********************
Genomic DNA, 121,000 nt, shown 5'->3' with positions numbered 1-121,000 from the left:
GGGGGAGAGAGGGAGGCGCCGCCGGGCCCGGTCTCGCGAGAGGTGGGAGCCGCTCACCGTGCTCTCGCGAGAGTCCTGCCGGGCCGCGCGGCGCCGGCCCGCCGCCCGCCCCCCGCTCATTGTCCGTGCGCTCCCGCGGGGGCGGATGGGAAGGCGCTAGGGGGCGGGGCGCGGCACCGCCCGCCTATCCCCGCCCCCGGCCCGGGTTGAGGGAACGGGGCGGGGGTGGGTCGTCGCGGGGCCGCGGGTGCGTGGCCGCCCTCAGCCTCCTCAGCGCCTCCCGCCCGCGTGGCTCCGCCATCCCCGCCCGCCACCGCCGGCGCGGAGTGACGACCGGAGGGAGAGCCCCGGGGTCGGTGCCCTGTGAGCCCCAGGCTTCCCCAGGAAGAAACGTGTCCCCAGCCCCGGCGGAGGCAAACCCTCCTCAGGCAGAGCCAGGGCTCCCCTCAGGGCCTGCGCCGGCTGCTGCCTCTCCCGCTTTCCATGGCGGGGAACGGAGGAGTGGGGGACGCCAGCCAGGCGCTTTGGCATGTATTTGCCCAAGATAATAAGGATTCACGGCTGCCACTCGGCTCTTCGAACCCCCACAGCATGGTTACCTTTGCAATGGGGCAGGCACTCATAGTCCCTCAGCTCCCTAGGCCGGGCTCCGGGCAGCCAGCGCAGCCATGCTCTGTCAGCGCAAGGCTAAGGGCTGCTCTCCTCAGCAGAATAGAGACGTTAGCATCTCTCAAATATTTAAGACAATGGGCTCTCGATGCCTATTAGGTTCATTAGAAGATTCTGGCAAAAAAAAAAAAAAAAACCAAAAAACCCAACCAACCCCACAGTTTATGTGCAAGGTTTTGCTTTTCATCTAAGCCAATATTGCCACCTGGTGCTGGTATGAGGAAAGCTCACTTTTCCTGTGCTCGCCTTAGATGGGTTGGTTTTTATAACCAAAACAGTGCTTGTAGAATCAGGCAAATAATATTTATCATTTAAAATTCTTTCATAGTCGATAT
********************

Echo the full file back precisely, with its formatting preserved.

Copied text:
Genomic DNA, 121,000 nt, shown 5'->3' with positions numbered 1-121,000 from the left:
GGGGGAGAGAGGGAGGCGCCGCCGGGCCCGGTCTCGCGAGAGGTGGGAGCCGCTCACCGTGCTCTCGCGAGAGTCCTGCCGGGCCGCGCGGCGCCGGCCCGCCGCCCGCCCCCCGCTCATTGTCCGTGCGCTCCCGCGGGGGCGGATGGGAAGGCGCTAGGGGGCGGGGCGCGGCACCGCCCGCCTATCCCCGCCCCCGGCCCGGGTTGAGGGAACGGGGCGGGGGTGGGTCGTCGCGGGGCCGCGGGTGCGTGGCCGCCCTCAGCCTCCTCAGCGCCTCCCGCCCGCGTGGCTCCGCCATCCCCGCCCGCCACCGCCGGCGCGGAGTGACGACCGGAGGGAGAGCCCCGGGGTCGGTGCCCTGTGAGCCCCAGGCTTCCCCAGGAAGAAACGTGTCCCCAGCCCCGGCGGAGGCAAACCCTCCTCAGGCAGAGCCAGGGCTCCCCTCAGGGCCTGCGCCGGCTGCTGCCTCTCCCGCTTTCCATGGCGGGGAACGGAGGAGTGGGGGACGCCAGCCAGGCGCTTTGGCATGTATTTGCCCAAGATAATAAGGATTCACGGCTGCCACTCGGCTCTTCGAACCCCCACAGCATGGTTACCTTTGCAATGGGGCAGGCACTCATAGTCCCTCAGCTCCCTAGGCCGGGCTCCGGGCAGCCAGCGCAGCCATGCTCTGTCAGCGCAAGGCTAAGGGCTGCTCTCCTCAGCAGAATAGAGACGTTAGCATCTCTCAAATATTTAAGACAATGGGCTCTCGATGCCTATTAGGTTCATTAGAAGATTCTGGCAAAAAAAAAAAAAAAAACCAAAAAACCCAACCAACCCCACAGTTTATGTGCAAGGTTTTGCTTTTCATCTAAGCCAATATTGCCACCTGGTGCTGGTATGAGGAAAGCTCACTTTTCCTGTGCTCGCCTTAGATGGGTTGGTTTTTATAACCAAAACAGTGCTTGTAGAATCAGGCAAATAATATTTATCATTTAAAATTCTTTCATAGTCGATAT